Raif Badawi: Saudi King 'refers case to Supreme Court', says blogger's wife

Amnesty International called the flogging which Badawi faces "macabre and outrageous"

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The Independent Online

The King of Saudi Arabia is to refer the case of blogger and activist Raif Badawi's to the Supreme Court, his wife has told BBC News.

His wife Ensaf Haidar - who is living in Canada with their three children - said the decision has given him hope that the authorities want to withdraw his punshiment, following an international outcry.

Her comments come after Saudi authorities postponed Badawi's second round of public flogging for a week, citing medical reasons, according to a leading human rights group Amnesty International, the Associated Press reported.

In May last year, authorities sentenced Badawi, 31, to 10 years in prison and 1,000 lashes after he used his liberal blog to criticise Saudi Arabia's powerful clerics. The Jiddah Criminal Court also ordered he pay a fine of 1 million Saudi riyals (£175,700).  

He set up the Liberal Saudi Network website in 2008, to encourage debate on religious and political matters.

Both the US State Department and the UN high commissioner for human rights have called on authorities in Saudi Arabia to cancel the punishment.

Last Friday, Mr Badawi's was flogged in public for the first time, before dozens of people in the Red Sea city of Jiddah. The father of three was taken to a public square, whipped on his back and legs, and taken back to prison.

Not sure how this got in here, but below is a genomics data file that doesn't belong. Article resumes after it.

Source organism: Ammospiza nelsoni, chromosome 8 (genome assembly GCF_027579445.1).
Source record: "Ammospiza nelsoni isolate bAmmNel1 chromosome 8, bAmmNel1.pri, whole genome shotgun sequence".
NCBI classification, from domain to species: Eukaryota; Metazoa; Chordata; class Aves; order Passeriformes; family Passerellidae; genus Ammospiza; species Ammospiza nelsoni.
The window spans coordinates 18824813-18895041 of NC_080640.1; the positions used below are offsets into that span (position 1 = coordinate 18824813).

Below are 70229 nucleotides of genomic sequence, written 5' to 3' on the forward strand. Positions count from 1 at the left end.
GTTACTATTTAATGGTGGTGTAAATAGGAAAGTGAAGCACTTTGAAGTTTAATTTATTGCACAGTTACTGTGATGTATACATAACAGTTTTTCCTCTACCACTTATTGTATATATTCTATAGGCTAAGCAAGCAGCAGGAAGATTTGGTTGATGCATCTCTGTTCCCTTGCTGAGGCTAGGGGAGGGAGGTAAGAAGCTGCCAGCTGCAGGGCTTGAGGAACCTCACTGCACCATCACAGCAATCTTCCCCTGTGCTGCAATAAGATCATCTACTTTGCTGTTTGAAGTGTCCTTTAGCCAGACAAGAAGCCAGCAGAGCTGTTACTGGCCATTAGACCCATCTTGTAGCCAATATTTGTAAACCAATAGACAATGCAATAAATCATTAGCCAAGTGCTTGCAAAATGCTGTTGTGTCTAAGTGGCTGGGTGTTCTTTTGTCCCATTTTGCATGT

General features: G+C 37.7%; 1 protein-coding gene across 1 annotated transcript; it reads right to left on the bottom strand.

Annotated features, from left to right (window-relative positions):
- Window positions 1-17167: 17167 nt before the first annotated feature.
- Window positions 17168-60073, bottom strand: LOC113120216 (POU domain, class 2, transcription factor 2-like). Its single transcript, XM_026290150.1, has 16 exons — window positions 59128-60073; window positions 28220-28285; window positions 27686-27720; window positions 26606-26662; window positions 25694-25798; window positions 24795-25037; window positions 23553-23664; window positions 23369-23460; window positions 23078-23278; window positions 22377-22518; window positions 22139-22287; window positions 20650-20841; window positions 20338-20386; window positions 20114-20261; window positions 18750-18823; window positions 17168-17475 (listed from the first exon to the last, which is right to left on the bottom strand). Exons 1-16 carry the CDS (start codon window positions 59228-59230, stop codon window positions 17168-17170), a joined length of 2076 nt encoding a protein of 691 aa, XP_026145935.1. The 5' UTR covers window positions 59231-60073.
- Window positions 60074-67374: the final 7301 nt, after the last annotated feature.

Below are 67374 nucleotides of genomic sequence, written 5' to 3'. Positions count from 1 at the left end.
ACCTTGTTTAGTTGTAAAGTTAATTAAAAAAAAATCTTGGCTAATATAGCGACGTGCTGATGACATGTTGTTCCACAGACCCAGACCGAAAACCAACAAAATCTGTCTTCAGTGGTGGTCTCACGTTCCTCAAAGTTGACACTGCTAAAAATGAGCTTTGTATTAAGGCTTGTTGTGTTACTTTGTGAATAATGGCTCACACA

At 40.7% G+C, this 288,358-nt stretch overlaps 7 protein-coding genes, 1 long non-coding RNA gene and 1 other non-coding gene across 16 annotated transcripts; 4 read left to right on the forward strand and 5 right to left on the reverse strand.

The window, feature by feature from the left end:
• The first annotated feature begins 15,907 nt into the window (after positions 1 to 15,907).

Rights groups and activists believe his case is part of a wider clampdown on dissent in the kingdom.

Amnesty International said authorities delayed administering 50 lashings to Raif Badawi, set to take place today after midday prayers, because his wounds from last week's flogging had not yet healed properly and he would not be able to withstand another round.

Said Boumedouha, Amnesty International’s Deputy Director for the Middle East and North Africa Programme said the postponement exposes the "utter brutality" of the punishment, and its "outrageous inhumanity."

"The notion that Raif Badawi must be allowed to heal so that he can suffer this cruel punishment again and again is macabre and outrageous. Flogging should not be carried out under any circumstances," said

"Flogging is prohibited under international law along with other forms of corporal punishment. His flogging appears to have been postponed for now but there is no way of knowing whether Saudi Arabia’s authorities will fully comply with the doctor’s advice. Raif Badawi is still at immediate risk," he added.

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